Arts Everyday Living: Escaping Social Distancing—Snow, Glorious, Snow!

 

 

SNOW, GLORIOUS, SNOW

 

Welcome again to Art Circle! Winter is coming—actually it is almost here in the northern climates and arriving on Monday!  Snow has often been a favorite subject of artists throughout art history, including:  Japanese masters Utagawa Hiroshige (1797-1858) and Hasui Kawase (1883-1957); French Impressionist Claude Monet (1840-1926); Americans Childe Hassam (1859-1935), Winslow Homer (1836-1910), Rockwell Kent (1882-1971) and Henry Farrer (1844-1903); Russian Ivan Shishkin (1832-1898); and Swedish painter Carl Larsson (1853-1919).

So enjoy the many moods of the season without having to venture outside!

 

Utagawa Hiroshige, Meguro Drum Bridge and Sunset Hill, 1857, woodblock print, Private Collection

Kindness is like snow—

it beautifies everything

it covers.

Kahlil Gibran (1883-1931)

 

A vivid blue and white dominate the landscape of snow falling.  The trees, land bridge are all covered by white snowy dots.  Nature dominates the scene.  The people are very small.  I thought the Gibran was perfect to accompany the art.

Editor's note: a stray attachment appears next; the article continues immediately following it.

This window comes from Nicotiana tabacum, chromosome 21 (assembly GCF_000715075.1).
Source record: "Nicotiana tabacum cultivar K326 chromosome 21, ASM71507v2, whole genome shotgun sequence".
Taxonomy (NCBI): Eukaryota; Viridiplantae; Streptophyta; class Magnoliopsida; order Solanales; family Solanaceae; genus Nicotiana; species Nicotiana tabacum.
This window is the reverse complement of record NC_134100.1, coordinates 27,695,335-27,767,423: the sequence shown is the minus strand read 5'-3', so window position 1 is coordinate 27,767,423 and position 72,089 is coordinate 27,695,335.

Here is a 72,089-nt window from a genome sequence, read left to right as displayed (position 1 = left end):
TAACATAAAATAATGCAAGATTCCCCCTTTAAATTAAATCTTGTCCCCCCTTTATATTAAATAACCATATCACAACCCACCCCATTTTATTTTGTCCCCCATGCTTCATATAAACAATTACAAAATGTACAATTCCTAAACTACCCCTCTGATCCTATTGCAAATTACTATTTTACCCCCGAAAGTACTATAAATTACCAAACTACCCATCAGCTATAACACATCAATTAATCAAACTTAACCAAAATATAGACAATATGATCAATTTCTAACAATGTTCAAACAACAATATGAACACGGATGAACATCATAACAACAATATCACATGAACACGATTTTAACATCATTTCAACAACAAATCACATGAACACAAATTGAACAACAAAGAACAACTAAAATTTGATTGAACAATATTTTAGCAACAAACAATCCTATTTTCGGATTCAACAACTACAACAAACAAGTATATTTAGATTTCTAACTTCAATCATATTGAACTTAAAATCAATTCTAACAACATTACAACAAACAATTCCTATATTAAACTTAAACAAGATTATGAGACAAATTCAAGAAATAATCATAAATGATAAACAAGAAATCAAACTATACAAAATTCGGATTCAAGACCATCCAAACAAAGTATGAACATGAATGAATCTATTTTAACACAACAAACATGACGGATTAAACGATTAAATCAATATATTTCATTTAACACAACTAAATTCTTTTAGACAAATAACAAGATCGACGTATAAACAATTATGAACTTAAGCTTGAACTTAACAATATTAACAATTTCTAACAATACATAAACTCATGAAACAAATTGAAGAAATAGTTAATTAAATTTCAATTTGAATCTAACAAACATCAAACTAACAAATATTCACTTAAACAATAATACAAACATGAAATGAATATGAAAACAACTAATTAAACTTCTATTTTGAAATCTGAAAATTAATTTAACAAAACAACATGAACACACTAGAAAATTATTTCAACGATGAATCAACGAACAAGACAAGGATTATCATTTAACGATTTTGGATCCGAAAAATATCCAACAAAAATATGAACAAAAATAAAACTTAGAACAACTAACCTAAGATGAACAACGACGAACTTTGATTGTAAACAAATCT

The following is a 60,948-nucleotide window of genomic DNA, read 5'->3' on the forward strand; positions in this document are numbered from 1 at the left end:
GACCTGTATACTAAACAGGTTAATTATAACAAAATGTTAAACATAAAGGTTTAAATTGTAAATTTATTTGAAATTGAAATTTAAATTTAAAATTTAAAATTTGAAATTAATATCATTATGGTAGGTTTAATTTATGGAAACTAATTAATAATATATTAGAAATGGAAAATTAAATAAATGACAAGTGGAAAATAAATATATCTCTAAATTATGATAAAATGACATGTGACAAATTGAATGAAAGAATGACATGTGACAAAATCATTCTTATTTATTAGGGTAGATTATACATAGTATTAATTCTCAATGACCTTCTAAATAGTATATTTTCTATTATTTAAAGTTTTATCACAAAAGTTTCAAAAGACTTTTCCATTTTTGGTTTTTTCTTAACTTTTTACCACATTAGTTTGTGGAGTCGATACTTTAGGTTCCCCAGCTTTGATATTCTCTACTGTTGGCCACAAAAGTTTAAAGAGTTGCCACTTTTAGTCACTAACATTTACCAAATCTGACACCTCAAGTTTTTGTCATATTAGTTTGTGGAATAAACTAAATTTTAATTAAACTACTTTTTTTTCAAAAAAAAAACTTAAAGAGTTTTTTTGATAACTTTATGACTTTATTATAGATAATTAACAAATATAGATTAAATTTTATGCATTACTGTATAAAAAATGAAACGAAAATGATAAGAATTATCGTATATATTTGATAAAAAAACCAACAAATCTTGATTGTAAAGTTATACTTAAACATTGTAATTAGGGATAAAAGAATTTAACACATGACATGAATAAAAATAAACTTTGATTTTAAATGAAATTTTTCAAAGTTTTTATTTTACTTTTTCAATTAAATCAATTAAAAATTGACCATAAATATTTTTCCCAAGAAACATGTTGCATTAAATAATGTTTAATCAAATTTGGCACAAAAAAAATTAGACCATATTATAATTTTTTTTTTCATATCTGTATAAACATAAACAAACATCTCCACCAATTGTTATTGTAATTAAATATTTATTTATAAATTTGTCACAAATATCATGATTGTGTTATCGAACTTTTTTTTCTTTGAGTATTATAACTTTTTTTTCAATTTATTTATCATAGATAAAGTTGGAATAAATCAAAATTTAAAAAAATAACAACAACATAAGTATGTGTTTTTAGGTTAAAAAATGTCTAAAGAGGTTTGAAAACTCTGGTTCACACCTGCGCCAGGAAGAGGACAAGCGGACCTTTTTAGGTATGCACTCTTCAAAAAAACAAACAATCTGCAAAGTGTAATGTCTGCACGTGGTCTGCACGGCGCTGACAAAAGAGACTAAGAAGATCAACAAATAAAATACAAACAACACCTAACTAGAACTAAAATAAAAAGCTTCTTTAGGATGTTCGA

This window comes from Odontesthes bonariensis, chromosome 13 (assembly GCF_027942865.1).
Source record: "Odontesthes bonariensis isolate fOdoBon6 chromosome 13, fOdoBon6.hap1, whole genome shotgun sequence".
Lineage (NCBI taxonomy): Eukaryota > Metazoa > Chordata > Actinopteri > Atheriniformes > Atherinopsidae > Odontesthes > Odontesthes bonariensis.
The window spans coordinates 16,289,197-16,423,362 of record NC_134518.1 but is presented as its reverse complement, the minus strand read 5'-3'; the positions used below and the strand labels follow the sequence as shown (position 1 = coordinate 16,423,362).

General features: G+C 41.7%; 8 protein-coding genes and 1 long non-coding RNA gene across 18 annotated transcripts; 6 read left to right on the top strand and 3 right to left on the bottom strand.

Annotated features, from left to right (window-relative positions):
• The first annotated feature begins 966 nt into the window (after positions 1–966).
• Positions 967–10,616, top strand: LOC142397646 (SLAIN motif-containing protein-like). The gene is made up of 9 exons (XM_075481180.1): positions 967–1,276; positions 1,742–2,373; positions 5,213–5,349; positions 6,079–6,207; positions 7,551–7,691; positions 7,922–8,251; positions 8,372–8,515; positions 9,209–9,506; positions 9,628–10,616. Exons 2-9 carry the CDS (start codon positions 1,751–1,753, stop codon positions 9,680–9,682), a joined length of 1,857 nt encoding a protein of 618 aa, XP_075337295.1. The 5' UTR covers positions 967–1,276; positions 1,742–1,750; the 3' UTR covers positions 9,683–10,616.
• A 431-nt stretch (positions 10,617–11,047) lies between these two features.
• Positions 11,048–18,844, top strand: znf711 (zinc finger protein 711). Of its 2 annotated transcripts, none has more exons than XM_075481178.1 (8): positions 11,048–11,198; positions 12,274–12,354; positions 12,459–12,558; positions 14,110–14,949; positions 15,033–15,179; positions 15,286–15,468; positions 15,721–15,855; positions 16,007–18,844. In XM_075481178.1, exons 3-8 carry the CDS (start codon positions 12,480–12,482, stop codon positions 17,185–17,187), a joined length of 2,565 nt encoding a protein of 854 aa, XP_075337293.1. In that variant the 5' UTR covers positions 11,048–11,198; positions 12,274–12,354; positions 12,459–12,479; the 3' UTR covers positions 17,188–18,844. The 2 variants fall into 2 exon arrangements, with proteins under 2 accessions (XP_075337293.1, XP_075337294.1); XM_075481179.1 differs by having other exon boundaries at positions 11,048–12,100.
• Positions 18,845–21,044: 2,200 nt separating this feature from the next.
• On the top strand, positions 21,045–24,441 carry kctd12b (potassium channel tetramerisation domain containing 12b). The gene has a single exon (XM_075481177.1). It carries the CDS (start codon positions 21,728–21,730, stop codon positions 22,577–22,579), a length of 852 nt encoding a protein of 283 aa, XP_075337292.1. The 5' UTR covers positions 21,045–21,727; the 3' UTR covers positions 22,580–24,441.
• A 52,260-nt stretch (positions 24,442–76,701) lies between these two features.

Daena Kluegel

 

Utagawa Hiroshige, A Man on Horseback in the Snow, c. 1840-1842, woodblock print, Private Collection

 

All Heaven and Earth

Flowered White Obliterate….

Snow….unceasing Snow

Matsuo Basho (1644-1694), haiku

 

White snow covers all… the small area of color (mostly browns and tans) are minor.  Again, Nature predominates and the pure white snow covers all.  The Basho quote is a great fit.

Daena Kluegel

 

Childe Hassam, Along the Seine, 1887, oil on canvas, Dallas Museum of Art, Dallas, Texas

 

The evening sky, and pale from left to right

A hundred bridges leap from either quay.

Pillared with pride, the city of delight

Sits like an empress by her Silver Seine…

Willa Cather (1873-1947), Paris

 

Snow scene with boats and the smoke from the boat.  There’s a cloudy and yellow sky.  The horse and carriage are centered but the human figures are quite small.  Willa Cather’s comment is a good coupling with the art.

Daena Kluegel

 

Claude Monet, Boulevard Saint-Denis, Argenteuil in Winter, 1875, oil on canvas, Museum of Fine Arts, Boston, MA

 

It is the life of the crystal,

the architect of the flake,

the fire of the frost,

the soul of the sunbeam

This crisp winter air is full of it.

John Burroughs (1837-1921)

 

Pale sunlight on the upper left of the painting but a mostly gray and cloudy sky.  Snow is falling.  The paths converge into the center of the painting.  Brrr.. People heading out are very bundled up against the storm!  The Burroughs quote is an absolute poetic description of winter weather and the scene Monet painted for us.

Daena Kluegel

 

Ivan Shiskin: In the Wild North

Ivan Shishkin, In the Wild North, 1891, oil, National Museum of Ukraine, Kyiv, Ukraine

 

One must have a mind of winter

To regard the frost and the boughs

Of the pine trees crusted with snow;

Emily Dickinson (1830-1886), The Snow Man